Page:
Microsoft to fix dangerous IE, Windows security holes

A total of 7 security bulletins will be released to address at least 28 documented vulnerabilities in Microsoft Windows, Internet Explorer, Visual Basic for Applications, Dynamics AX, and the .NET Framework.

Microsoft's June batch of security patches will include critical fixes for dangerous security holes in the Windows operating system and the Internet Explorer browser.

According to advance notice from Redmond, a total of 7 security bulletins will be released to address at least 28 documented vulnerabilities in Microsoft Windows, Internet Explorer, Visual Basic for Applications, Dynamics AX, and the .NET Framework.

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Three of the 7 bulletins (Windows, IE and .NET) will be rated "critical," Microsoft's highest severity rating.  A critical bulletin addresses flaws that could lead to remote code execution attacks with little or no user interaction.

The other four bulletins will carry an "important" rating and deals with vulnerabilities that could be exploited in code execution and privilege escalation attacks.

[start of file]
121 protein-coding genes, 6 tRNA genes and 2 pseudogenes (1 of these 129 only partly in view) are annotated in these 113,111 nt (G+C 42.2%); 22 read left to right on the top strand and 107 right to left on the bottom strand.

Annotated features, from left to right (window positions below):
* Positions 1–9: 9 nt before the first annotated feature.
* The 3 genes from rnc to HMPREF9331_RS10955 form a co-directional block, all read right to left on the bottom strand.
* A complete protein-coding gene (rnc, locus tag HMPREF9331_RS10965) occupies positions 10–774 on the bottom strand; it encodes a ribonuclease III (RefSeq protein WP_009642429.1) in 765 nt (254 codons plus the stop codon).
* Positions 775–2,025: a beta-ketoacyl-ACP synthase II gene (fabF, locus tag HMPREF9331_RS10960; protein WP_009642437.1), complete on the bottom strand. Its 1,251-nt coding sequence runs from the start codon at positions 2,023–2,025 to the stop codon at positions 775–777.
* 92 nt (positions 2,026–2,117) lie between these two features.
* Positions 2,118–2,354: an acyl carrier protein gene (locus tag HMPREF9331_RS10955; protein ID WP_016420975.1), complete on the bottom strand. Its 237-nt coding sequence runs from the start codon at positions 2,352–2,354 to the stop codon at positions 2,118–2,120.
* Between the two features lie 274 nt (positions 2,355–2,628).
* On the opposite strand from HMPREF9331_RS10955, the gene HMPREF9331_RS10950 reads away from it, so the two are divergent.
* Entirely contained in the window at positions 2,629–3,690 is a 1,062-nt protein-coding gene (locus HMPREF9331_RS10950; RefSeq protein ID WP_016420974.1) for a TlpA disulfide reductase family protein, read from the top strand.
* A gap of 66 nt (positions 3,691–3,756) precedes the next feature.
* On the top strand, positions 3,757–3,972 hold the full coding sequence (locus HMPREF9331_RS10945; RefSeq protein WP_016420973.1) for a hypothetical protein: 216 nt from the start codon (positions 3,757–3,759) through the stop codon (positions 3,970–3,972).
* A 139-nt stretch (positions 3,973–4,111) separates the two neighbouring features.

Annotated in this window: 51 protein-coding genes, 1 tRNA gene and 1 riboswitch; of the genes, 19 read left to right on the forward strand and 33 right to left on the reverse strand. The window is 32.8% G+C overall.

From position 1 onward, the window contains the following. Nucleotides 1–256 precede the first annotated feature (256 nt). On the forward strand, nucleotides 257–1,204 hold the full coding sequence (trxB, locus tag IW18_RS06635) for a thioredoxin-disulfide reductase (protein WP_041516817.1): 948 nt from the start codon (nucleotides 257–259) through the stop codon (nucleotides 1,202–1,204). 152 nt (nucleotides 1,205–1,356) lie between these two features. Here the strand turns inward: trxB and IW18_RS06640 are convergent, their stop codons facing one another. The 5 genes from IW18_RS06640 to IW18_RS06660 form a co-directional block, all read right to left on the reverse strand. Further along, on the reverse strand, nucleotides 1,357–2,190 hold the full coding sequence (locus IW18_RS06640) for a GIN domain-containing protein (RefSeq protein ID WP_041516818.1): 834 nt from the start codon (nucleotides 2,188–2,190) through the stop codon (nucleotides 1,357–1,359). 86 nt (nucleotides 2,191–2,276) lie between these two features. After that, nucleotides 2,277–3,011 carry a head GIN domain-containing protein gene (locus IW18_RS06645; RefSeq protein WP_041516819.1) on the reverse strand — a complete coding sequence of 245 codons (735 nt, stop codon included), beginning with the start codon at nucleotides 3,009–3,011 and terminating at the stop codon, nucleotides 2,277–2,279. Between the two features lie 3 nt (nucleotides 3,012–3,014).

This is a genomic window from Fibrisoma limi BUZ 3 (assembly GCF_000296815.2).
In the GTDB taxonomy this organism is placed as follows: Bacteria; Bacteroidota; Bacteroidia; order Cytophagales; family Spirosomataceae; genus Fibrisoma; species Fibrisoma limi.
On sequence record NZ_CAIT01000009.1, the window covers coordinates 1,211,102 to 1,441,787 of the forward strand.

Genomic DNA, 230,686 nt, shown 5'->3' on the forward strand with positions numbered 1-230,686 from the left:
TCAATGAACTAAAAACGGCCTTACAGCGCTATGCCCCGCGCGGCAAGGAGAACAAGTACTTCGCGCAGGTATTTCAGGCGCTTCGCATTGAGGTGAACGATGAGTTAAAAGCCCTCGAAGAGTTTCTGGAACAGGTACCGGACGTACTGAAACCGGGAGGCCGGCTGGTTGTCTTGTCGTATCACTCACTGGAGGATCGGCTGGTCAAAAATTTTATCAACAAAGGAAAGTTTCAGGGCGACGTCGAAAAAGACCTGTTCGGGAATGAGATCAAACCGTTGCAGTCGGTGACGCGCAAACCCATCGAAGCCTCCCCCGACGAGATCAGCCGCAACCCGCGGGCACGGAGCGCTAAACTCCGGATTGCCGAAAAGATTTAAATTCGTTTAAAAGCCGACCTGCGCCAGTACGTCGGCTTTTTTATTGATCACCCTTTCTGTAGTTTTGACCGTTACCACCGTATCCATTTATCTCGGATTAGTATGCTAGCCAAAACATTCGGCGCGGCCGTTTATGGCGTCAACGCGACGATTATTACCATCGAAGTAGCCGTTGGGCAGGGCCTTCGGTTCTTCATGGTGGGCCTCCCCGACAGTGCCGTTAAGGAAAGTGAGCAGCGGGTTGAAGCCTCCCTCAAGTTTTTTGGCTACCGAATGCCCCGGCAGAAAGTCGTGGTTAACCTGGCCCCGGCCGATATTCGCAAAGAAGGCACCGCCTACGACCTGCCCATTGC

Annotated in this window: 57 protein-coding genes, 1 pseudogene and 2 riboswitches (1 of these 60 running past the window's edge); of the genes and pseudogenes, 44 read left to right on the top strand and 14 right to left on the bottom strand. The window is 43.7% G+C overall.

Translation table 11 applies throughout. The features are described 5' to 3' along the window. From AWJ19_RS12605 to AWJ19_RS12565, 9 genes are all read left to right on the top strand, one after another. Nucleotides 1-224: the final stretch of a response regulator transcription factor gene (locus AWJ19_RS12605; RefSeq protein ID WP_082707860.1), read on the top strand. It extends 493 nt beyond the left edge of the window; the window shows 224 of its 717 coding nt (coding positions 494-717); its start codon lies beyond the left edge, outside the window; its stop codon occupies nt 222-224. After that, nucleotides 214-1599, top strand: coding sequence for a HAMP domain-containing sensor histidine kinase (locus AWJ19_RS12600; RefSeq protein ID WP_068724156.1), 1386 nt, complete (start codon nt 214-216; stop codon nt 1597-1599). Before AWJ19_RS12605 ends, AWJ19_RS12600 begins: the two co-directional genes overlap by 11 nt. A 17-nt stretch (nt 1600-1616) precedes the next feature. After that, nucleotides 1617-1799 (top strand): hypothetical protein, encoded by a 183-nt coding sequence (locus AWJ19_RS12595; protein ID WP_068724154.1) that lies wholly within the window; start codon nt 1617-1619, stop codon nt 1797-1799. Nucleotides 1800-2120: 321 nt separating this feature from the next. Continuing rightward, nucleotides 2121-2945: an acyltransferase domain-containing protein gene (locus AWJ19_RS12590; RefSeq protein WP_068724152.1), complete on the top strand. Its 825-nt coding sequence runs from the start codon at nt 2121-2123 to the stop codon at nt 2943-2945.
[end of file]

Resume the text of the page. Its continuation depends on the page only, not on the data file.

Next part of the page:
This month's patch batch comes on the heels of the decision over the weekend to release an emergency fix to thwart "active attacks" that use unauthorized digital certificates derived from a Microsoft Certificate Authority. This led to sophisticated man-in-the-middle attacks as part of the Flame malware which has suspected links to nation-state attackers.

For more on the Flame man-in-the-middle attacks, see his blog post by my colleagues at Kaspersky Lab.

The June security updates are scheduled for Tuesday June 12, 2012 at 1:00 PM Eastern.   Windows users are urged to pay special attention to all the patches marked "critical."